First- and Second-Degree: Physical activities should be terminated immediately after the injury to avoid further damage. As pain and swelling decrease, early stretching exercises within the pain limit helps to minimize the negative effects of scar tissue formation. Individuals may progress to flexibility and strengthening activities as tolerated using pain as a guide, depending on the severity of the injury (Jarvinen).

Third-Degree: Third-degree strains of the abdominal wall are rare. The immediate rehabilitation is the same as for first- and second-degree strains. If pain and functional limitations persist, the injury needs to be re-evaluated. Besides clinical evaluation, sonography or an MRI may help to detect the extent of the injury. Depending on the severity of the muscle strain a surgical intervention might be necessary.

FREQUENCY OF REHABILITATION VISITS
Nonsurgical
SpecialistAbdominal Muscle Strain
Physical TherapistUp to 6 visits within 3 weeks
The table above represents a range of the usual acceptable number of visits for uncomplicated cases. It provides a framework based on the duration of tissue healing time and standard clinical practice.

Source: Medical Disability Advisor



Complications

Third-degree abdominal muscle strains may result in herniation of the intestines through the muscle defect.

Source: Medical Disability Advisor



Ability to Work (Return to Work Considerations)

Because strenuous activity may increase pain and prolong healing, temporary reassignment to duties that do not involve lifting, bending, twisting, or prolonged standing may be necessary until the injury heals. For example, a childcare employee who often lifts or carries toddlers might be reassigned to work with older children who do not require such care. Delivery drivers, warehouse workers, and others whose jobs involve repetitive lifting may need to be assigned to modified duty until the strain heals.

Source: Medical Disability Advisor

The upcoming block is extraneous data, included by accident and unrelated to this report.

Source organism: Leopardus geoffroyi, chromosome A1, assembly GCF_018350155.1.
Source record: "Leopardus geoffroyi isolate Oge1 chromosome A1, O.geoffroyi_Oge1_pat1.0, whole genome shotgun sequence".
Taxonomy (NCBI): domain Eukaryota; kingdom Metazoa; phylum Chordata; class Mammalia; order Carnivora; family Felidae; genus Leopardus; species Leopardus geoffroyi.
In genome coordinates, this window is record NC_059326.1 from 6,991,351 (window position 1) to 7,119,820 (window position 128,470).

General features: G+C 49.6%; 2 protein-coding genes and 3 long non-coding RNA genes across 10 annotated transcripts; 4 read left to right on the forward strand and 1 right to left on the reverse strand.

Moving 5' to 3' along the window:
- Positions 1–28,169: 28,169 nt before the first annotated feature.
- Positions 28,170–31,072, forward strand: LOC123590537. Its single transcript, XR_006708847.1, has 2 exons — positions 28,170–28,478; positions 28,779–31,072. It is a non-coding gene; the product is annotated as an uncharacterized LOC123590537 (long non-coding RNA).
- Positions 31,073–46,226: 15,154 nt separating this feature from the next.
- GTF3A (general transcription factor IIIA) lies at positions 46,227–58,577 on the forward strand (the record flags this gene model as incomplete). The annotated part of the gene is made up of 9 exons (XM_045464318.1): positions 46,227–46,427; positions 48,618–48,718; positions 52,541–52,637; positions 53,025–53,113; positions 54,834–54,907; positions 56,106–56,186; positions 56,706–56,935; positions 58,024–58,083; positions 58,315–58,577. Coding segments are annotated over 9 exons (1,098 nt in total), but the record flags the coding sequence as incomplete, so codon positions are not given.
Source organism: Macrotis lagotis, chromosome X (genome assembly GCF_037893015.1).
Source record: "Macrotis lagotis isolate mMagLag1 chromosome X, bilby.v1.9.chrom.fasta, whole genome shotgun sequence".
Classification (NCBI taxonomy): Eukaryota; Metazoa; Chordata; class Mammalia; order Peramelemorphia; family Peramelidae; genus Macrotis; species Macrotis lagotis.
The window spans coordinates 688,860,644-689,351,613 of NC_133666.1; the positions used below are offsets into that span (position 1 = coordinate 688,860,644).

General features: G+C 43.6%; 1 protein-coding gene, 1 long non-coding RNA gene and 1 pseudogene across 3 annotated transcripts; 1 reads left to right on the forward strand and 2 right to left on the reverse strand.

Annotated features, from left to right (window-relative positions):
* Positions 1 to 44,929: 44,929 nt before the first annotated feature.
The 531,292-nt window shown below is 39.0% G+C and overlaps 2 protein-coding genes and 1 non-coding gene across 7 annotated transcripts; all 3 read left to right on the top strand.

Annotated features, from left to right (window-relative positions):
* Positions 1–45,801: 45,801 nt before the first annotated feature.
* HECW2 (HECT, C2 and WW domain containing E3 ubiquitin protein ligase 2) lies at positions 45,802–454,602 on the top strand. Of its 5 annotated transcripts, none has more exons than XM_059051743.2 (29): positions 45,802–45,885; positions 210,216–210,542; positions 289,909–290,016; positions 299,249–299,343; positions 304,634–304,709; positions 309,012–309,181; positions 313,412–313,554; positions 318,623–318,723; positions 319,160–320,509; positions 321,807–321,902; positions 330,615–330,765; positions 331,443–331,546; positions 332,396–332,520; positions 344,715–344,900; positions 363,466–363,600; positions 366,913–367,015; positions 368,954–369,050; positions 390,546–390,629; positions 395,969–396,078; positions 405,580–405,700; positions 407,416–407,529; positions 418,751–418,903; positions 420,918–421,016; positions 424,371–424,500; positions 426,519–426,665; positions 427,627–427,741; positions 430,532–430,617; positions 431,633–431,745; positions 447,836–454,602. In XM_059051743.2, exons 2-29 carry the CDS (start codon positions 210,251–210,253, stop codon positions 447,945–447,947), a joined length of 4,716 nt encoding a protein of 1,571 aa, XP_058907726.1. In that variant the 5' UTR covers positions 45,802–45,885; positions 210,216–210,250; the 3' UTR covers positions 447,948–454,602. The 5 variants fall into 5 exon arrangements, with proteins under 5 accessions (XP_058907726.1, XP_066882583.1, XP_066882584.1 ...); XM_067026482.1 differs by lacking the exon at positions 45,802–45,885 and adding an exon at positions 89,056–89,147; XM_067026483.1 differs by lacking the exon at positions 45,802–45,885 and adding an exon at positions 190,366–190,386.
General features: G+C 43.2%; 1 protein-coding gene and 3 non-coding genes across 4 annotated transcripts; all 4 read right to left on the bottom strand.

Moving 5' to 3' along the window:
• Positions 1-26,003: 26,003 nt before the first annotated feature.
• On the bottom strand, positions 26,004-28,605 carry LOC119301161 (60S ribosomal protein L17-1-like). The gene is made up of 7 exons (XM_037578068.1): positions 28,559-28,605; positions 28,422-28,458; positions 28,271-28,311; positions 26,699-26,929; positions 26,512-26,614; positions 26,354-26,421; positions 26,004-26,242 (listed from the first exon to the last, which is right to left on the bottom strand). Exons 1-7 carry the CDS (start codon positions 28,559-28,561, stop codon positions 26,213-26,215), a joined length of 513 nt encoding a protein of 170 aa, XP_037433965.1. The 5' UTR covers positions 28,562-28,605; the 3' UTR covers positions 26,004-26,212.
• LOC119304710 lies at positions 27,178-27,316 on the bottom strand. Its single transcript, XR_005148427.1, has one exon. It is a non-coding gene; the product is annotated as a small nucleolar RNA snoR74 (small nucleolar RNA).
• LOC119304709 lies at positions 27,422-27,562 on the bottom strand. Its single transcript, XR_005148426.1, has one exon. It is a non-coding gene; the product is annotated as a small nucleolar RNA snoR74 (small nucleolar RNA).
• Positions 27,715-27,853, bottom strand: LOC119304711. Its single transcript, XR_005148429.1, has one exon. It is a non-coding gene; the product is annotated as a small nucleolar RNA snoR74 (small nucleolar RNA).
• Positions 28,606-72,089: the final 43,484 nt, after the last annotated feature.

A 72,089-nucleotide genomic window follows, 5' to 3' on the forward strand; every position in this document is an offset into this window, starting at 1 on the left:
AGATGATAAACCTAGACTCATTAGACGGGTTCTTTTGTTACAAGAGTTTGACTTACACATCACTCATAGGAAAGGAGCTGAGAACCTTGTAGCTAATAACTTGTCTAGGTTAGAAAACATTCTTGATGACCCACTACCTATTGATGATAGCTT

Failure to Recover

If an individual fails to recover within the expected maximum duration period, the reader may wish to consider the following questions to better understand the specifics of an individual's medical case.

Regarding diagnosis:

  • Was diagnosis of muscle strain confirmed?
  • Were other causes of abdominal pain and/or swelling ruled out?
  • Were x-rays performed to rule out additional injuries such as fractures (especially rib fractures)?

Regarding treatment:

  • Have rest, ice, and nonsteroidal anti-inflammatory drugs relieved symptoms?
  • Has heat in some form been added to the treatment regimen?
  • Has individual been instructed to avoid excessive lifting, bending, or twisting, as well as sudden stretching?
  • Was surgery performed to repair torn muscle or related hernia?

Regarding prognosis:

  • Does excessive soreness persist despite treatment?
  • Has individual resumed activity too soon?
  • Is he or she prone to repeated injury? If so, was individual instructed in safe body mechanics?

Source: Medical Disability Advisor



References

Cited

"Muscle Strain Injuries: Research Findings and Clinical Applicability." Medscape. WebMD, LLC. 27 Feb. 2014 <http://www.medscape.com/viewarticle/715533>.

Armfield, D. R., et al. "Sports-related Muscle Injury in the Lower Extremity." Clinics in Sports Medicine 25 4 (2008): 803-842.

Jarvinen, T., et al. "Muscle Strain Injuries." Current Opinion in Rheumatology 2 12 (2000): 155-161.

Noonan, T.J., and W. E. Garrett. "Muscle Strain Injury: Diagnosis and Treatment." Journal American Academy Orthopedic Surgery 7 4 (1999): 262-269.

General

DeLee, Jesse, and David Drez, eds. "Muscle, Tendon, and Ligament Injuries." DeLee and Drez's Orthopaedic Sports Medicine. 2nd ed. 2 vols. Philadelphia: W.B. Saunders, 2003. 790-796.

Source: Medical Disability Advisor